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Revenge of the Real World

by on November 2, 2021

The status quo response would be amusing if the consequences weren’t so dire.

Rather than stare at empty shelves, you have two options for distraction: you can don a virtual-reality headset and cavort with dolphins in the metaverse, or you can trade various forms of phantom wealth that always go up (happy happy!) because the Fed.

Neither distraction actually solves any real-world problems, a reality we can call the Revenge of the Real World We’ve entered a peculiar phase in American history in which illusions of wealth and control are the favored distractions from the unraveling of the real world economy and social order.

Printing trillions of currency units can’t restore the global supply chain or social cohesion, Rather, jacking phantom wealth to the moon is only accelerating the collapse of the social order and the economy even as it accomplishes absolutely nothing in terms of solving real-world problems.

Let’s start with the core economic realities of the 21st century:

1. The number of high-consumption (“middle class”) people doubled from 1 billion to 2 billion. The human populace has expanded to 7.9 billion individuals, but poor people who don’t have enough money to consume large quantities of energy, goods and services delivered by the global supply chain don’t have much of an impact on global consumption of energy and resources. It’s the number of people jetting around the world playing their part in the landfill economy (toss the old one, buy a new one) who drive “growth” (i.e. waste is growth).

Strangely enough, there are actual physical limits to resources being transformed into junk being dumped in the landfills. Humanity’s rapacious appetite for stuff has extracted all the cheap-to-extract resources and now all that’s left are the increasingly expensive-to-extract resources.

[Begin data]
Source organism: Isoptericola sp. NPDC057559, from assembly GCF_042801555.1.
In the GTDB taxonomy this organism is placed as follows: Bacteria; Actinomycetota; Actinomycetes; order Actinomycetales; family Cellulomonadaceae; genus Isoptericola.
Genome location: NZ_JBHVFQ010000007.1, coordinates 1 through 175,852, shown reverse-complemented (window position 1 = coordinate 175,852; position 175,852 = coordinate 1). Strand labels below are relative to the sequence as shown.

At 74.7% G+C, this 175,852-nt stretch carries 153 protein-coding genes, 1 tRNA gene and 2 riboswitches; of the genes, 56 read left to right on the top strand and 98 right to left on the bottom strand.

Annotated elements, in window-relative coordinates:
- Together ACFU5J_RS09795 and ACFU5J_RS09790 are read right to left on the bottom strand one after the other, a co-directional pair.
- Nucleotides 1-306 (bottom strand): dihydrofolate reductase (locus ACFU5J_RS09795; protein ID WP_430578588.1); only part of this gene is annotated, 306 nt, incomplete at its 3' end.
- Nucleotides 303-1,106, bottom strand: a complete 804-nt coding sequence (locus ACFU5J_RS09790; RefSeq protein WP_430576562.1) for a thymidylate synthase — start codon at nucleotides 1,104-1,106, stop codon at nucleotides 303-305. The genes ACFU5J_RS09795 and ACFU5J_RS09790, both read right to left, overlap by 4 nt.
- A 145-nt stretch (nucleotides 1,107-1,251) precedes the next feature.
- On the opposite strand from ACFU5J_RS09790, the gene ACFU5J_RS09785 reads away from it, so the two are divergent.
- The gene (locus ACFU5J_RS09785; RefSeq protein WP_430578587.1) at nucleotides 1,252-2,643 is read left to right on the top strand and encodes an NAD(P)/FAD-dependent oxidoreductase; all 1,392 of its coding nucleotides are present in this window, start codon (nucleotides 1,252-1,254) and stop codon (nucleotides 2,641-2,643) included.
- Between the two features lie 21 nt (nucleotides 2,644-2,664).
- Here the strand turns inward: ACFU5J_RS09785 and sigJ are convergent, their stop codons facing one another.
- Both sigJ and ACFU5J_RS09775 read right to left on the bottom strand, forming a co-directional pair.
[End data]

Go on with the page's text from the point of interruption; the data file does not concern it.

2. Corporate America offshored most of the production of essentials to exploit the low labor and energy costs, minimal environmental standards and currency arbitrage of overseas production. The net result has been an astounding increase in corporate profits.(see chart)

But a funny thing happened on the way to Corporate Profit Nirvana: America became dependent on foreign supply chains. In essence we traded national security for corporate profits. Now the real-world costs of that myopic greed are becoming apparent.

3. Global supply chains have been optimized for cheap energy and cheap credit. This optimization stripped away all the buffers as a means of maximizing profits. Once the system veered outside the narrow band of optimization, the entire system lost coherence and unraveled.

Now that the entire global supply chain has been optimized to maximize profits as the expense of buffers, the buffers are too thin to save the system from collapse. (see chart) The entire dependency chain depends on cheap energy (all those cheap seats on wide-body aircraft were subsidizing the air cargo beneath the passengers’ feet) and cheap credit, as consumers can’t buy enough with earnings to keep the machine well-oiled.

And firms in the dependency chain need ample cheap credit to function, as many have receivables that stretch out over 90 days. Without cheap credit, these firms would have to close down.

The status quo response would be amusing if the consequences weren’t so dire: we don’t need no stinking buffers! The supply chain for the landfill economywill be back up to full speed any day now, or maybe next year, but don’t you worry, the conveyor belt from China to big-box store to the landfill will be fully restored.

In the meantime, cavort with dolphins in the metaverse and trade tokens of phantom wealth to amuse yourself. We’re counting on magic to put it all right, and if that doesn’t work, then the real world’s revenge will be something to behold.

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